“Three Christs” – Too Many [MOVIE REVIEW]
by Neely Swanson
Like Mary McCarthy’s famous quote about Lillian Hellman: “Every word she writes is a lie, including ‘and’ and ‘the,’” “Three Christs,” a film claiming to be based on fact is as manipulative and dishonest as the study it allegedly recounts. Instead of opening with “Based on actual events,” it should say “Three Christs:” based on actual events that have been completely and totally fictionalized.
Written by Jon Avnet and Eric Nazarian based on the book The Three Christs of Ypsilanti by Milton Rokeach and directed by Avnet, “Three Christs” tells the story of an experiment on identity devised by psychiatrist Alan Stone (Richard Gere) in 1959.
Stone, discovering that there were three paranoid schizophrenic patients each claiming to be Christ, posited that he might be able to shock them into reality if he brought all three together. An important part of this experiment was to shield them from the allegedly preferred psychiatric treatments of the hospital, electro-shock, and use a strictly “talking cure” approach. Ideally, he believed this scenario would cause one or more of them to yield his belief structure to the others. He dreams of a day when all three will sit down together to play cards. We see the card game but what we don’t see is the violent confrontation of all three Christs as they meet for the first time, something that would have given more verve and a dash of dramatic reality to the otherwise bland scenes with the patients.
Stone has the powerful, if reluctant backing of a mentor, Dr. Rogers (Stephen Root), but has no friend in the chief of staff, Dr. Orbus (Kevin Pollak). In the simplistic belief that every story needs a villain, Avnet and Nazarian have given that role to Dr. Orbus, painting him superficially as a petty bureaucrat who uses electro-shock therapy as the go-to expedient choice to keep the patients under control. This is a complex issue all the way around. I have no idea if the “real” Dr. Orbus was as much an unfeeling, glory-hungry lout as the one portrayed by Pollack, but the situation was clearly much more complex in that Orbus was the administrator of a 4,000-patient hospital, many of whom were violent and barely treatable with the methods available at the time.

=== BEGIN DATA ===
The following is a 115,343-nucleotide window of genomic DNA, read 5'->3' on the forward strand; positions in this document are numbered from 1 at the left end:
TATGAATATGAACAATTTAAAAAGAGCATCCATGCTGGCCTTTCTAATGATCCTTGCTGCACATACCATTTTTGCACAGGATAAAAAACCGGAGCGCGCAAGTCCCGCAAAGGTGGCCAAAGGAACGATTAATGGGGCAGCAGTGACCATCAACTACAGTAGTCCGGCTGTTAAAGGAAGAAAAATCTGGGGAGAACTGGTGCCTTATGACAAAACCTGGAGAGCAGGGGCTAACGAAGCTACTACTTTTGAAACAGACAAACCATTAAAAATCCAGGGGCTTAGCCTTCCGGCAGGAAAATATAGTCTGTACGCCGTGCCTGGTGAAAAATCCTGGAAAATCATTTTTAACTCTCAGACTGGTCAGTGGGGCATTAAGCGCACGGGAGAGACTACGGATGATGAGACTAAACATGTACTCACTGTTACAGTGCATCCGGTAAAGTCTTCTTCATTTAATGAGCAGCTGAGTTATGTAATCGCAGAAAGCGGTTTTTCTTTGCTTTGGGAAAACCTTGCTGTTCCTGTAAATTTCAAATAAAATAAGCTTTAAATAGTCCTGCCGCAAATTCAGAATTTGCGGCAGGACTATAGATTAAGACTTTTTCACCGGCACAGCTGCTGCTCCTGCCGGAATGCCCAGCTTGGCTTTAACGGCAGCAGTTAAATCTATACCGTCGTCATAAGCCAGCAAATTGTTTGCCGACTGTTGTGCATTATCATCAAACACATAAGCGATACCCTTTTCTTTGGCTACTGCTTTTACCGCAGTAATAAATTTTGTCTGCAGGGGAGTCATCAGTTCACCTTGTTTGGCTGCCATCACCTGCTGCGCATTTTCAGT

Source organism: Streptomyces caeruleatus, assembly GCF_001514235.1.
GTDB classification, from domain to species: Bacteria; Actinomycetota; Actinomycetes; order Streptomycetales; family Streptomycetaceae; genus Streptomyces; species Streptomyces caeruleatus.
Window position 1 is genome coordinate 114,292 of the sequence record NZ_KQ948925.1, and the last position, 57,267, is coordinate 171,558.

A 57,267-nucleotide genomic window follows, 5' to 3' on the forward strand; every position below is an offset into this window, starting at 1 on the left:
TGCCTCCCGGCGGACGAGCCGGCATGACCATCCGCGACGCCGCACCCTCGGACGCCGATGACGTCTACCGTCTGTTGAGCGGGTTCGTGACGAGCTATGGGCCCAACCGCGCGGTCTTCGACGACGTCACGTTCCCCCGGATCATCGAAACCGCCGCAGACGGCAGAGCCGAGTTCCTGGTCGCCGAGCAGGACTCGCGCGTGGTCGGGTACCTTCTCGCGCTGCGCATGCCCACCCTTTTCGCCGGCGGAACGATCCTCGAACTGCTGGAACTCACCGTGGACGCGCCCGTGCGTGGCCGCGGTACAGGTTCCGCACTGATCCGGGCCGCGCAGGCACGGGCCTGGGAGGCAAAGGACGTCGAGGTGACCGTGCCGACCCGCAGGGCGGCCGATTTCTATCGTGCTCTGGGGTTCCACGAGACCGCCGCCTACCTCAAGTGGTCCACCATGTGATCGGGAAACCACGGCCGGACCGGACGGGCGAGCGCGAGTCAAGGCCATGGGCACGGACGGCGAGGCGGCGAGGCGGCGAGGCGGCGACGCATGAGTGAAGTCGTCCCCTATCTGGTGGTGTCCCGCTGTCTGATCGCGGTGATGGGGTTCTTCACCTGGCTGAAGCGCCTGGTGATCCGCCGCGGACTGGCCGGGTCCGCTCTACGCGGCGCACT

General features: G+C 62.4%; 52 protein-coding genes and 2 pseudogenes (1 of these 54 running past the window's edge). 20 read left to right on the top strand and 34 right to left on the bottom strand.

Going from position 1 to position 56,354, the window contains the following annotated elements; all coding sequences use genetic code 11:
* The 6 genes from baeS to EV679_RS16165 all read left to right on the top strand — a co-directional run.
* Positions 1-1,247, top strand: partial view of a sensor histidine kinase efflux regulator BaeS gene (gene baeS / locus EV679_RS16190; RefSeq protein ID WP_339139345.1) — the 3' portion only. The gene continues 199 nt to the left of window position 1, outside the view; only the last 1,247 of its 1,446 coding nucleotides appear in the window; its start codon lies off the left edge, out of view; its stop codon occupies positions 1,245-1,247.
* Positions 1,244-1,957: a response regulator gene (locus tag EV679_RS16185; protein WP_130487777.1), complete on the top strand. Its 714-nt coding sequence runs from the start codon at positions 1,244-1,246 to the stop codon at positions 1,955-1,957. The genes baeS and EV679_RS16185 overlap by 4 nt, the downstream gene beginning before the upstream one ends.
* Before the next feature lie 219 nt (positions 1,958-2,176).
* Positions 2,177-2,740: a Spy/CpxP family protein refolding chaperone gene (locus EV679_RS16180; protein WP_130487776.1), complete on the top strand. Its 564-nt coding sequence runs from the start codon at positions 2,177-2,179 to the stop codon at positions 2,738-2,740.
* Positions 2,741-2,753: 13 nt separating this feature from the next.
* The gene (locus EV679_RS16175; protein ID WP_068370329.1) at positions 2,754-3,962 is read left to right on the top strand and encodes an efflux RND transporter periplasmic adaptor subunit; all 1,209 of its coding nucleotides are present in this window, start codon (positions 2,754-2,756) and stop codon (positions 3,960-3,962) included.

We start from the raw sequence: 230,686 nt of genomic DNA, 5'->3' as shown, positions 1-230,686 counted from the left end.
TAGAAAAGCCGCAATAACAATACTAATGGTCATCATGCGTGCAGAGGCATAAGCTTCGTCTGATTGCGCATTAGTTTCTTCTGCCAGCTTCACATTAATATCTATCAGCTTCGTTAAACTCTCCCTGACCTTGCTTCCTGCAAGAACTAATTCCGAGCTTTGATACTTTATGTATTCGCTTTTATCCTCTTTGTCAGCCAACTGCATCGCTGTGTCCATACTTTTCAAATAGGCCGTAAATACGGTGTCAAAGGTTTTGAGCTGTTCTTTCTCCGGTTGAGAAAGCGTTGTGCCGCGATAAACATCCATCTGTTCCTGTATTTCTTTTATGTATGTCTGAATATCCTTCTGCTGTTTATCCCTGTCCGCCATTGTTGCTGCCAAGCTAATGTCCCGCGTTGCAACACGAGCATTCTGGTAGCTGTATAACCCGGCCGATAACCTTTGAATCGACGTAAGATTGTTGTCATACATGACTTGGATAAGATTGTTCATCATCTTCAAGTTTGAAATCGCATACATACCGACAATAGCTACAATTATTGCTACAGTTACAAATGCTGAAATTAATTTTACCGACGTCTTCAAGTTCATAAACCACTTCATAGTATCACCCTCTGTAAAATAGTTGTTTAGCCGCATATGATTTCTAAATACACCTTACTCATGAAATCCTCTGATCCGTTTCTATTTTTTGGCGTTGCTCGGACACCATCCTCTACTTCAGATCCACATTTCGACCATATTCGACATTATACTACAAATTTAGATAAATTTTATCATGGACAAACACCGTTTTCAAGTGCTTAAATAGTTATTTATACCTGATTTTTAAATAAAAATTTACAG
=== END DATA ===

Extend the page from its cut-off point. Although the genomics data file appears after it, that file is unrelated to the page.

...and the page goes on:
The opening chyron is also misleading as it lists these treatments as prefrontal lobotomy, insulin-induced coma, antipsychotic drugs, and electro-shock therapy. By 1959, the initial two therapies were vastly out of favor and rarely, if ever, done; the treatments of choice were antipsychotic drugs and electro-shock therapy as a last resort. Treatment for schizophrenia hasn’t changed much but now there are far fewer institutions available to the mentally ill, Ypsilanti having been closed in 1991.
The patients, Joseph (Peter Dinklage) who believes that not only is he Christ but also that he is from England (he is not); Leon (Walton Goggins), a younger, sexier, more threatening Christ-figure; and Clyde (Bradley Whitford) who proclaims himself Christ not of Nazareth. Interestingly, the names of the three Jesus figures, unlike everyone else in the film, were the names of the actual patients. In this case the names of the patients were not changed to protect the innocents.